In May 2022, I was delighted to see a major article in The New York Times about the legacies of Haitian debt to France. It was the first article in The New York Times’ “Haiti’s Ransom Project,” which seemed to be modeled after their earlier 1619 project. As I began to read the first article, I was excited to see a discussion of the legacies of Haitian debt in a major newspaper. I also was disturbed by the claims about the debt not being remembered:
Since then, the double debt has largely faded into history. France has repeatedly downplayed, distorted or buried it. Only a few scholars have examined it deeply.
I had been teaching Haiti’s debt to France for over fifteen years, so I knew the debt issue had not “faded into history.” Discussion of the debt and teaching resources about the debt were easy to find. I had used Rocky Cotard’s graphic history “Haiti’s Long Road to Freedom” and Marlene Daut’s “When France extorted Haiti – the greatest heist in history” with my students. Over the next month, historians began speaking out about being silenced and overlooked by The Times. The controversy over The Times’ Haiti series reminds me of Gore Vidal’s phrase “The United States of Amnesia.” Most Americans, which includes our students, regularly forget the past and what they have learned, even though many historians and the people who have suffered remember.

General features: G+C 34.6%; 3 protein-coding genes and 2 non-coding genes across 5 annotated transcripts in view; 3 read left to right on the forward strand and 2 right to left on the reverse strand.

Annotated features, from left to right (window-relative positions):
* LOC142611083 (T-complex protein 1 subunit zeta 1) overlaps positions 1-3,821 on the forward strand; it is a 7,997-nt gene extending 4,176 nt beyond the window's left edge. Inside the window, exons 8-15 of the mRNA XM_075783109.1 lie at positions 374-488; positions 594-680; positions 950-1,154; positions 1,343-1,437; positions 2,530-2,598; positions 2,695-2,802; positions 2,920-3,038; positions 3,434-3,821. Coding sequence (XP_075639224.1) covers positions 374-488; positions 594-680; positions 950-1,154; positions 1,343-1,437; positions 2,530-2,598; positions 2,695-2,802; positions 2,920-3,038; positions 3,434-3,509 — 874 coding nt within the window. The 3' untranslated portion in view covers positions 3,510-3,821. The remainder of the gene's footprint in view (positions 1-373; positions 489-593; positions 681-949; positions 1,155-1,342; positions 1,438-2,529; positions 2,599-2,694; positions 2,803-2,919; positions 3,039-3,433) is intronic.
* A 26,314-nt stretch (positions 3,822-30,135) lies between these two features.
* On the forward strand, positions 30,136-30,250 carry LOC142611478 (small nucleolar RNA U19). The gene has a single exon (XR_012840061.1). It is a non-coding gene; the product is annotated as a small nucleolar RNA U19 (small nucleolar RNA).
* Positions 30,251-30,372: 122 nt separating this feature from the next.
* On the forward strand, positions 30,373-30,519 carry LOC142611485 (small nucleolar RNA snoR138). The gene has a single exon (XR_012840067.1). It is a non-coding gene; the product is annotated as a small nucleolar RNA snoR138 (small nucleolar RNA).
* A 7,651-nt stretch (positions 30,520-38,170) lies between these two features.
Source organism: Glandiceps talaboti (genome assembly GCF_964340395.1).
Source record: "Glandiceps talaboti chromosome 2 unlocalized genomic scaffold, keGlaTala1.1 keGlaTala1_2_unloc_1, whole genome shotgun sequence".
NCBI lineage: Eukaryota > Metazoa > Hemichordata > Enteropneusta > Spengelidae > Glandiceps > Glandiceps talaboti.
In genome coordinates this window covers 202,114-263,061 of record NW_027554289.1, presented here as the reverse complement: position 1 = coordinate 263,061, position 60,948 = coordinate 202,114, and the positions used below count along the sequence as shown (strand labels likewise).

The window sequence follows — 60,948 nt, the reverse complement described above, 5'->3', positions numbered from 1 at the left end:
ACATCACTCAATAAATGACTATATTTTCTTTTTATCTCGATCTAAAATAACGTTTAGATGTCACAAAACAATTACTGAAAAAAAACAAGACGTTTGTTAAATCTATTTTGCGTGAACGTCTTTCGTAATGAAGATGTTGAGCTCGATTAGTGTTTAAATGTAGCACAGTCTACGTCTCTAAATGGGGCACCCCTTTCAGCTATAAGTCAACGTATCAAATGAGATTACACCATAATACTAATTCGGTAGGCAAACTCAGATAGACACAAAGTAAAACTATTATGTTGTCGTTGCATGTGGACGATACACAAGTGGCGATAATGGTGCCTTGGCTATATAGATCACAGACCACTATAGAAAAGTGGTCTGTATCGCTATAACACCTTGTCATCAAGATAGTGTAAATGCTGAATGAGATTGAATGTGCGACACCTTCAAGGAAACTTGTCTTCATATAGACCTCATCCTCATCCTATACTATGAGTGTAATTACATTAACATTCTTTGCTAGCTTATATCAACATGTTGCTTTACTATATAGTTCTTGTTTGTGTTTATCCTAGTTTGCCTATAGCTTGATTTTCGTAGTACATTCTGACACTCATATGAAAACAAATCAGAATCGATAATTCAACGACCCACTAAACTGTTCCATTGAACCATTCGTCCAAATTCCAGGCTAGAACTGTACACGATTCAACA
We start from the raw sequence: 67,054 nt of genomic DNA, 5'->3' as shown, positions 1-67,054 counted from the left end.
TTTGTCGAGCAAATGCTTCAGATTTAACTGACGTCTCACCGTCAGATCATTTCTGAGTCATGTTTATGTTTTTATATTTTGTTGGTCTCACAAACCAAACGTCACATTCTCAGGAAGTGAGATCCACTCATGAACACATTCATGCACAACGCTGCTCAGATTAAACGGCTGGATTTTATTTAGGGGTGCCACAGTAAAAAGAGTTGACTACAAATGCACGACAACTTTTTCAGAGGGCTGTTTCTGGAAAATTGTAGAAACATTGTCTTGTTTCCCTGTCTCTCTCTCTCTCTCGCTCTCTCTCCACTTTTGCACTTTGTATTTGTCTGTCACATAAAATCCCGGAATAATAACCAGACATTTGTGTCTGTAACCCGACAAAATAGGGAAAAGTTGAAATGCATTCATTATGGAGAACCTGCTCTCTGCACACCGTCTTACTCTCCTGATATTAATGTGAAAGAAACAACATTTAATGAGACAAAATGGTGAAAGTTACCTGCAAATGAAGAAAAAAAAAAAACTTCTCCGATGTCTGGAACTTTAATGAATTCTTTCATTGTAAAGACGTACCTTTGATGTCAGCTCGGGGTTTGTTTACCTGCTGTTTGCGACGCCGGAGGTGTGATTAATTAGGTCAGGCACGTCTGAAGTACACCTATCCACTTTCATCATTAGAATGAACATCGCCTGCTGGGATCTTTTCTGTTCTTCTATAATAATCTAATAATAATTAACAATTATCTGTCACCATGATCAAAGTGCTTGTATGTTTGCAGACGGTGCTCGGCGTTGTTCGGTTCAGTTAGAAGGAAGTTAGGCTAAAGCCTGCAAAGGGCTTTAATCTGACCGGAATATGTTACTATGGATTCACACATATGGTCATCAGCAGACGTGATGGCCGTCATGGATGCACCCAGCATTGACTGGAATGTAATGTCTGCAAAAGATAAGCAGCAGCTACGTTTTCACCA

Reflecting on the “Haiti Ransom Project” is an important reminder of how we teach the long-term consequences of the Haitian Revolution. We shouldn’t stop discussing the Haitian Revolution with winning their independence from France in 1804. We want to help students understand how France later punished Haitians for their revolution, why the United States occupied Haiti in the early twentieth century, and how the Haitian Revolution continues to be an influential event in the popular consciousness of many people worldwide.
“To Compensate the Former Colonists”: Empire Strikes Back
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